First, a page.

- to be completely forgiven for my lifetime of sins and mistakes (which is a promised consequence of the journey), and
- to be spiritually purified and strengthened to such a degree that I could make the important life changes and improvements that I wanted to make – thereby living a better life for the rest of my days
The last point, especially, was immensely important. Positive change is something that we all aspire to – yet succeeding in that change is much easier said than done.
At various milestones in life – like the turn of a new year, or a birthday – humans tend to feel this motivation to want to make positive changes: to reduce or eliminate bad habits and negative qualities in their character, and strive to live a better life. And with these milestones often comes strength to implement such changes.
For a Muslim, the Hajj serves as the ultimate milestone – because it’s one that may not come again. And because of the enormity of the event in a Muslim’s life, Hajj serves as something of a treasure trove of strength, goodness, and lessons to take forward for the rest of life.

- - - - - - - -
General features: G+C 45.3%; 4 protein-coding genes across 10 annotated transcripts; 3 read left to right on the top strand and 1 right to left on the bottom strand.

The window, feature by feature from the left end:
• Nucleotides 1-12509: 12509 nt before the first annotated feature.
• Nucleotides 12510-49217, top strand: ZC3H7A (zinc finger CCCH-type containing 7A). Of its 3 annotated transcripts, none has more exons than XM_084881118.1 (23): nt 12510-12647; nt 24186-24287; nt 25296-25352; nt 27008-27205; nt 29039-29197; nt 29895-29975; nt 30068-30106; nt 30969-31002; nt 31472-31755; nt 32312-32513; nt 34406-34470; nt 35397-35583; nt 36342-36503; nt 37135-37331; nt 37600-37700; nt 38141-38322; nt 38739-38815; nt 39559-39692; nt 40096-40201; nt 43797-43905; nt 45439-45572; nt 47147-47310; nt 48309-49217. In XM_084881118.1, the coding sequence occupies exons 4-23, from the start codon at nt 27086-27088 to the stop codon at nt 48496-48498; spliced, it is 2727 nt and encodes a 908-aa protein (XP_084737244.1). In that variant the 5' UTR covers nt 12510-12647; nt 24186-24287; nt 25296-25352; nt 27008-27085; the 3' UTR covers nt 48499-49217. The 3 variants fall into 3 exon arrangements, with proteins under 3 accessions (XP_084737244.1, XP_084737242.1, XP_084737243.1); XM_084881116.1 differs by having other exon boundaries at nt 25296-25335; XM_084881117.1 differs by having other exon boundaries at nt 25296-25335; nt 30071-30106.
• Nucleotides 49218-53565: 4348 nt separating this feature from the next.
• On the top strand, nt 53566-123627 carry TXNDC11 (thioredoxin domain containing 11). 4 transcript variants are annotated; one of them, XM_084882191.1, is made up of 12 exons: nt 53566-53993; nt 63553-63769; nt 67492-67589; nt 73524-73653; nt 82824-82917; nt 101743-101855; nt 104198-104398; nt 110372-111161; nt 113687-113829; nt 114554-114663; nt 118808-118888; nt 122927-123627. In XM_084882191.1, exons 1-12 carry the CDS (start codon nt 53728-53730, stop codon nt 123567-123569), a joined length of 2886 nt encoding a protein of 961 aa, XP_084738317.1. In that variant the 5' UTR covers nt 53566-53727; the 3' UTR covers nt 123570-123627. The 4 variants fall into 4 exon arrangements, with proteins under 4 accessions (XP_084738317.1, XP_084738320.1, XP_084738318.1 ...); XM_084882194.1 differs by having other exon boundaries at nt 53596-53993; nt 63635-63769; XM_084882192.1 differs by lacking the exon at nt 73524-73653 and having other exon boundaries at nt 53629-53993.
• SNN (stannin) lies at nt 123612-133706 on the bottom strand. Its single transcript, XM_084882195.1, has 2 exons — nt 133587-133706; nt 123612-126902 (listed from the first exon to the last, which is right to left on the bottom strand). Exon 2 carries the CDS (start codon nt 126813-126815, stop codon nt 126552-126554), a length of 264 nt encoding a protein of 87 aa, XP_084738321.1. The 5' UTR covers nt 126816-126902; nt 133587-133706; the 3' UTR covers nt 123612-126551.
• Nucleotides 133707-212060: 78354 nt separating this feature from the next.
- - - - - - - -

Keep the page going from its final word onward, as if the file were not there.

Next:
With ‘normal’ milestones, it’s natural that the motivation or drive a person has for positive change wears off over time. And, as per human nature – once that drive wears off, we often find ourselves reverting back to the same bad habits and ‘normal’ behaviours.
But with Hajj, that pattern is one that needs to be avoided – because it really is a once in a lifetime opportunity for most. So, whatever changes a Muslim aspires to with regards to this journey, those changes have to be permanent.